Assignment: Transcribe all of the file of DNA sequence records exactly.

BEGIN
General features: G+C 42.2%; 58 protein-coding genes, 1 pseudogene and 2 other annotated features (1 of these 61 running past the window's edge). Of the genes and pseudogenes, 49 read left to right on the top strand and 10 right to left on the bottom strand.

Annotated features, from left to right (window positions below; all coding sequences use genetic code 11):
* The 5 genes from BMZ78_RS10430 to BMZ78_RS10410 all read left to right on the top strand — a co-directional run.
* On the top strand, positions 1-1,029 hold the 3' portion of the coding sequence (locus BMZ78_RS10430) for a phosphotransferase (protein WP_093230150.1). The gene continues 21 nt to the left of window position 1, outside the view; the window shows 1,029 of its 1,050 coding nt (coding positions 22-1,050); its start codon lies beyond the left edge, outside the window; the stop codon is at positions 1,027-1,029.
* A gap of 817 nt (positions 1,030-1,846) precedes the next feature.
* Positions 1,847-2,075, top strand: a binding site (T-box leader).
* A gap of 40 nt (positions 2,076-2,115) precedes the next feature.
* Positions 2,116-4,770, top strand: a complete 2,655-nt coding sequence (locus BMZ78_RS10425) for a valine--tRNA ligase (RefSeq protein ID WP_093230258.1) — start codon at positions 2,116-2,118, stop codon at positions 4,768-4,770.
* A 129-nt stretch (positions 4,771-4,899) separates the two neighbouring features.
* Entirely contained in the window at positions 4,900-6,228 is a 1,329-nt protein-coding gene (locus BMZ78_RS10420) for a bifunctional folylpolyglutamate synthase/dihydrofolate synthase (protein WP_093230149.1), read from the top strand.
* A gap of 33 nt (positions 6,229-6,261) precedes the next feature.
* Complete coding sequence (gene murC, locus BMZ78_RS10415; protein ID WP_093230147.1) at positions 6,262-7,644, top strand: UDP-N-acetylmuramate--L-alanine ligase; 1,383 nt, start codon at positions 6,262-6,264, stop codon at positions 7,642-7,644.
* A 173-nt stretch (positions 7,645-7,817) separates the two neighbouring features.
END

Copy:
General features: G+C 42.2%; 58 protein-coding genes, 1 pseudogene and 2 other annotated features (1 of these 61 running past the window's edge). Of the genes and pseudogenes, 49 read left to right on the top strand and 10 right to left on the bottom strand.

Annotated features, from left to right (window positions below; all coding sequences use genetic code 11):
* The 5 genes from BMZ78_RS10430 to BMZ78_RS10410 all read left to right on the top strand — a co-directional run.
* On the top strand, positions 1-1,029 hold the 3' portion of the coding sequence (locus BMZ78_RS10430) for a phosphotransferase (protein WP_093230150.1). The gene continues 21 nt to the left of window position 1, outside the view; the window shows 1,029 of its 1,050 coding nt (coding positions 22-1,050); its start codon lies beyond the left edge, outside the window; the stop codon is at positions 1,027-1,029.
* A gap of 817 nt (positions 1,030-1,846) precedes the next feature.
* Positions 1,847-2,075, top strand: a binding site (T-box leader).
* A gap of 40 nt (positions 2,076-2,115) precedes the next feature.
* Positions 2,116-4,770, top strand: a complete 2,655-nt coding sequence (locus BMZ78_RS10425) for a valine--tRNA ligase (RefSeq protein ID WP_093230258.1) — start codon at positions 2,116-2,118, stop codon at positions 4,768-4,770.
* A 129-nt stretch (positions 4,771-4,899) separates the two neighbouring features.
* Entirely contained in the window at positions 4,900-6,228 is a 1,329-nt protein-coding gene (locus BMZ78_RS10420) for a bifunctional folylpolyglutamate synthase/dihydrofolate synthase (protein WP_093230149.1), read from the top strand.
* A gap of 33 nt (positions 6,229-6,261) precedes the next feature.
* Complete coding sequence (gene murC, locus BMZ78_RS10415; protein ID WP_093230147.1) at positions 6,262-7,644, top strand: UDP-N-acetylmuramate--L-alanine ligase; 1,383 nt, start codon at positions 6,262-6,264, stop codon at positions 7,642-7,644.
* A 173-nt stretch (positions 7,645-7,817) separates the two neighbouring features.